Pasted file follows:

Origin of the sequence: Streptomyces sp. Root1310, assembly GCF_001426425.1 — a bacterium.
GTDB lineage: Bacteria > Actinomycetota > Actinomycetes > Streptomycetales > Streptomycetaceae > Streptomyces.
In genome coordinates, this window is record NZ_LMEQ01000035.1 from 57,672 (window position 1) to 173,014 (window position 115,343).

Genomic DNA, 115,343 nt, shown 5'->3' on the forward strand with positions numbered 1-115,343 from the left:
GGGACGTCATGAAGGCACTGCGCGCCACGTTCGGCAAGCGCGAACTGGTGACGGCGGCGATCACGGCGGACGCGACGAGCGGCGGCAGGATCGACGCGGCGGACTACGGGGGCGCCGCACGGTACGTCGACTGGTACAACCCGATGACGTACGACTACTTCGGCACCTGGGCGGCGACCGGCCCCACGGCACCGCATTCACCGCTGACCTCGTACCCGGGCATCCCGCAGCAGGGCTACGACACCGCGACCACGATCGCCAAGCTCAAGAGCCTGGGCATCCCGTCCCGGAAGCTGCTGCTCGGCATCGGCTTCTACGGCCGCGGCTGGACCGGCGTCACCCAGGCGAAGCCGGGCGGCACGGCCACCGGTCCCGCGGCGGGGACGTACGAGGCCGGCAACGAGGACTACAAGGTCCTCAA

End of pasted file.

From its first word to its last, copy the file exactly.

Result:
Origin of the sequence: Streptomyces sp. Root1310, assembly GCF_001426425.1 — a bacterium.
GTDB lineage: Bacteria > Actinomycetota > Actinomycetes > Streptomycetales > Streptomycetaceae > Streptomyces.
In genome coordinates, this window is record NZ_LMEQ01000035.1 from 57,672 (window position 1) to 173,014 (window position 115,343).

Genomic DNA, 115,343 nt, shown 5'->3' on the forward strand with positions numbered 1-115,343 from the left:
GGGACGTCATGAAGGCACTGCGCGCCACGTTCGGCAAGCGCGAACTGGTGACGGCGGCGATCACGGCGGACGCGACGAGCGGCGGCAGGATCGACGCGGCGGACTACGGGGGCGCCGCACGGTACGTCGACTGGTACAACCCGATGACGTACGACTACTTCGGCACCTGGGCGGCGACCGGCCCCACGGCACCGCATTCACCGCTGACCTCGTACCCGGGCATCCCGCAGCAGGGCTACGACACCGCGACCACGATCGCCAAGCTCAAGAGCCTGGGCATCCCGTCCCGGAAGCTGCTGCTCGGCATCGGCTTCTACGGCCGCGGCTGGACCGGCGTCACCCAGGCGAAGCCGGGCGGCACGGCCACCGGTCCCGCGGCGGGGACGTACGAGGCCGGCAACGAGGACTACAAGGTCCTCAA